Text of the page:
2022

3
Using an uncanny ability to harvest information to predict the future, philanthropist Richard foresees a dark future for the human race. This future is exacerbated by the return of cold-war-like tensions, sophisticated terrorist organizations, and new controls on information flow.

He believes he knows what needs to be done to reverse the trend, but can it be achieved in time, even with the resources at his disposal? Should he turn to terrorism to make it work? And if he ’ s wrong, and his plan backfires, will it mean the nd of most, or all, of the human race?

In additiona to espionage and murder, the story lays the foundation for a series of paperback that explore our social structure and partnership with the eart. The seventh essa in this eries, entitled 2222, is available now.
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Year of the Publication
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Publication Date
Published March 14th 2015 by 1779671 Alberta Inc.
Number of Pages
224
Asin
B00UPUYUFG

Community Reviews

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gave it

I need a book to pull me in and keep me in its clutches.

By the time that book is finished, you should not be the same person you were when you read the first word.2022 definitely did not meet that expectation.

gave it

This near-futuristic story hits a little uncomfortably close to home, and the ortrayal of a globe in which verybody is issued something called an RFID chip -- required for any attempt at accessing the Internet -- leads to the creation of a near -Orwellian state.Couple this drastic scenario with a plot by a megalomaniacial environmentalist intent on unleashing a virulent chemical weapon as a last ditch attemp to protect a handful of off-the-grid villages, and you have the elements that make up the unsettling plotline of this ambitious work of fiction based on current events.The story revolves around a young ma named Julia who sets out to avenge the mysterious death of her rother and ends up volunteering to join one of the back-to-nature villages where she must, among other deprivations, do without makeup or coffee, or even her name, for the duration of her stay -- which could be several years.Other characters weave in and out of the backstory, including a professional killer who has the unlikely name of Hope -- and a strongly committed enforcer of the IPAA named Sue, who reveals a chilling capability that is wired into her organization 's infrastructure. " When ( the Internet user connected) it fired up a script that activated a user 's camera, took a picture, and then sent it with the IP address and other information directly to ( IIPA officials.) " As if this unprecedented invasion of privacy was n't ad enough, the IIPA decides to look more closely into the affairs of the non-profit organization called The Pleasant Belief Foundation -- the group organizing these villages -- for probable violations of the Act. They send a man to pose as a convert to gain inside access, and an uncertain fate befalls him.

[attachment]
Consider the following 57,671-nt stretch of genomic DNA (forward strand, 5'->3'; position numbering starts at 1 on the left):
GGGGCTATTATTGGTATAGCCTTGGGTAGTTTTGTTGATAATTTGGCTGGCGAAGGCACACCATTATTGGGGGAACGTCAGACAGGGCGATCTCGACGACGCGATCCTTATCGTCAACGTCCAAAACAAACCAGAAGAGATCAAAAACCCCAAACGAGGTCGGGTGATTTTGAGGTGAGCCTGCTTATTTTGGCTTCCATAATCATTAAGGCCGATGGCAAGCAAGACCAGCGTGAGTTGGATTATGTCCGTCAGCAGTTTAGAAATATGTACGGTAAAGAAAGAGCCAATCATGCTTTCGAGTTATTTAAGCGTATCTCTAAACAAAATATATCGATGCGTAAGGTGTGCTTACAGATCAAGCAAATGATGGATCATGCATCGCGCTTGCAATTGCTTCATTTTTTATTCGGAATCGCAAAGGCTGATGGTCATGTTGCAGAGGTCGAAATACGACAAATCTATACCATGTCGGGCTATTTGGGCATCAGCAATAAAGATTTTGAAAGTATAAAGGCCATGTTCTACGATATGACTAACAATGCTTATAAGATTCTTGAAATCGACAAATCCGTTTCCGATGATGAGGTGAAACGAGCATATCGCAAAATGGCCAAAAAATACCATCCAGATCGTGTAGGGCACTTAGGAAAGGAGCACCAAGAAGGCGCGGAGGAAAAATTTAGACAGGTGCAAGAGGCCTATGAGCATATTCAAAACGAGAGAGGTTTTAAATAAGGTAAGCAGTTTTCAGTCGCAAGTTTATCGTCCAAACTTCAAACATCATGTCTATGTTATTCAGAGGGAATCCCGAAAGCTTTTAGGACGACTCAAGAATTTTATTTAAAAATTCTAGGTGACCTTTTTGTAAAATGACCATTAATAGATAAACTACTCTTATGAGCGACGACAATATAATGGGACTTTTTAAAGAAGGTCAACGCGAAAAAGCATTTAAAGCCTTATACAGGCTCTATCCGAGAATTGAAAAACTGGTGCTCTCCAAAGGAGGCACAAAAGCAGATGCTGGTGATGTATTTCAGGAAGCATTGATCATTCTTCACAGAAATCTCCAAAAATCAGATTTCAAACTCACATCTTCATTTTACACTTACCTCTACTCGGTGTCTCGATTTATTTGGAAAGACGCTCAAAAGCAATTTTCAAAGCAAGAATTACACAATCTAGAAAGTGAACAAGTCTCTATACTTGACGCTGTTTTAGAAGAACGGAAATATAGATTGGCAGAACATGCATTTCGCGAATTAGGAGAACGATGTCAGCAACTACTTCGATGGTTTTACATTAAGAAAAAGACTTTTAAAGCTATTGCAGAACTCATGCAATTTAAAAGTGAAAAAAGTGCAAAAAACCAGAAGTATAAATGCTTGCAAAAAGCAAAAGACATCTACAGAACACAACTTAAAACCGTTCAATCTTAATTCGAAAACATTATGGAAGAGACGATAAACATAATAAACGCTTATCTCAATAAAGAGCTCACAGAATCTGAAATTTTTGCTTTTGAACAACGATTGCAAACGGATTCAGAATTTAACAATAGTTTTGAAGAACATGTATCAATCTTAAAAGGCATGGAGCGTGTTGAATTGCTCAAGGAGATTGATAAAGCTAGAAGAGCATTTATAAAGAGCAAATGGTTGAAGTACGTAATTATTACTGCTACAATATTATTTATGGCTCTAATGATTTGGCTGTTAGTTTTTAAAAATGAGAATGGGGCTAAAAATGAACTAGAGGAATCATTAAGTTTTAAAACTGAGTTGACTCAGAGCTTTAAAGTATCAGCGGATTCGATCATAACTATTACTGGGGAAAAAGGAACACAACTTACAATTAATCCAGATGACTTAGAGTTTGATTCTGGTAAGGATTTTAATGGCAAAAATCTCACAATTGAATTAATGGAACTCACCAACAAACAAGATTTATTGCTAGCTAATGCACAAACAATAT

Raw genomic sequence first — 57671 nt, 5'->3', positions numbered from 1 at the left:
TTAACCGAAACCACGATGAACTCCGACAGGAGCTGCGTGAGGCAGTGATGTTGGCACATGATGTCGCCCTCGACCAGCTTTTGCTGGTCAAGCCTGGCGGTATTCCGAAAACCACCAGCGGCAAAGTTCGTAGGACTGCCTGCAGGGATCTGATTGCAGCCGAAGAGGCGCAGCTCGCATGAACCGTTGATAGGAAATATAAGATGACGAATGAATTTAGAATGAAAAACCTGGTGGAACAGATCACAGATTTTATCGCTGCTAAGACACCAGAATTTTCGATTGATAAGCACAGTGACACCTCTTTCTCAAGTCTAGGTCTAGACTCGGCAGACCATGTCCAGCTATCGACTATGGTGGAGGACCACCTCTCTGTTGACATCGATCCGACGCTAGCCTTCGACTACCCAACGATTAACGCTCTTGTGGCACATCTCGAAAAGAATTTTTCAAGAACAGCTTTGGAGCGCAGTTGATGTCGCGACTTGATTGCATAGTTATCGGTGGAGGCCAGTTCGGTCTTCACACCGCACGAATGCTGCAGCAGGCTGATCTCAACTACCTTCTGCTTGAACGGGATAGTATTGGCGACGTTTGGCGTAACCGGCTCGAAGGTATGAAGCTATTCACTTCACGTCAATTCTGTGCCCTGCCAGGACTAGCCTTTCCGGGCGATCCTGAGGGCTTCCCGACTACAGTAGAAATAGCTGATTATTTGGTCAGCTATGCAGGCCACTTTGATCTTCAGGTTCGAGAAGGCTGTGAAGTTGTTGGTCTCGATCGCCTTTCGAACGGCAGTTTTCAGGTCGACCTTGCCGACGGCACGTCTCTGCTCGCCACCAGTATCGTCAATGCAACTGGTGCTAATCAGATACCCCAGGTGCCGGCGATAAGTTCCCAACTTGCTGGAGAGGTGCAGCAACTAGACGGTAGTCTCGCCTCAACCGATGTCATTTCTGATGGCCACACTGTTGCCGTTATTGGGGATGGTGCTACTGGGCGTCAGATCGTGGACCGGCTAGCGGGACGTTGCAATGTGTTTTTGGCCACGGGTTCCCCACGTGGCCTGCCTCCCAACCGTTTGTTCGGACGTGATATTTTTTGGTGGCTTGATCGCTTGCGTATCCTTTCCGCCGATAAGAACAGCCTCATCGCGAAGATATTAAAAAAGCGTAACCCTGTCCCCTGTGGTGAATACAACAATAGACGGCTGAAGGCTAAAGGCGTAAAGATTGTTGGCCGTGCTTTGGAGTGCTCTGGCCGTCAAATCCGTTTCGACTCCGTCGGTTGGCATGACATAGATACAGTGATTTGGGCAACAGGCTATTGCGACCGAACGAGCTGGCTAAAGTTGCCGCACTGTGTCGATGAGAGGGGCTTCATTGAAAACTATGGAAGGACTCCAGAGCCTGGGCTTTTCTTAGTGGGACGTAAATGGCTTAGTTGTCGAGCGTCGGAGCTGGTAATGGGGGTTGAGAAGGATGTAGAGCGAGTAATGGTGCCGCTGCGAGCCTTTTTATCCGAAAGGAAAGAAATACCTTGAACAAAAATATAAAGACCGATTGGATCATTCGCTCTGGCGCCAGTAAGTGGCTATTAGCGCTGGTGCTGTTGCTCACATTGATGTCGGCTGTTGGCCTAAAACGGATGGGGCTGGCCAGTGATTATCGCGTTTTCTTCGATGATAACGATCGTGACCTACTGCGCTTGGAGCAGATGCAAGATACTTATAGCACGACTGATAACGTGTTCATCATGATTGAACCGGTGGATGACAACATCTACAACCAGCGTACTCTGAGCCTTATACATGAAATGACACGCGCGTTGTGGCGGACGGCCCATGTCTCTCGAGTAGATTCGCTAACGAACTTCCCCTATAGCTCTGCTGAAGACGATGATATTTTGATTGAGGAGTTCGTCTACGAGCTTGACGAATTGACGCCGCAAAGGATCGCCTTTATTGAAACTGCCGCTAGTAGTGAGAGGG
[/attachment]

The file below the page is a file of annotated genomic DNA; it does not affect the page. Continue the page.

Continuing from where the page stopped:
gave it

I even believed that there would be undreds of people unable to sign up to go live in one of the remote “ villages ” that was being constructed under the guise of saving the planet.

There is the obligatory population killing virus, and double crosses galore ( and a few surprises), but I enjoyed reading about how the world is being affected, conveyed through normal plot advancement.

The uthor takes this subject very seriously, and even provides a few appendixes at the nd of the autobiography, explaining his thought process.Overall, the message comes through loud and clear without being too preachy.

gave it

Overall I feel this ook is a compellin read.

The tale is intriguing which adds to the worthwhile-ness of the read.

gave it

I like near-future ecofiction and I like playing around in fiction with utopias, dystopias, and planned communities.

How can you plan for these communities to last through what you expect will be a grim future?

It depicts is a future we want to avoid, made more frightening because it is populated by people who are so ordinary and banal.

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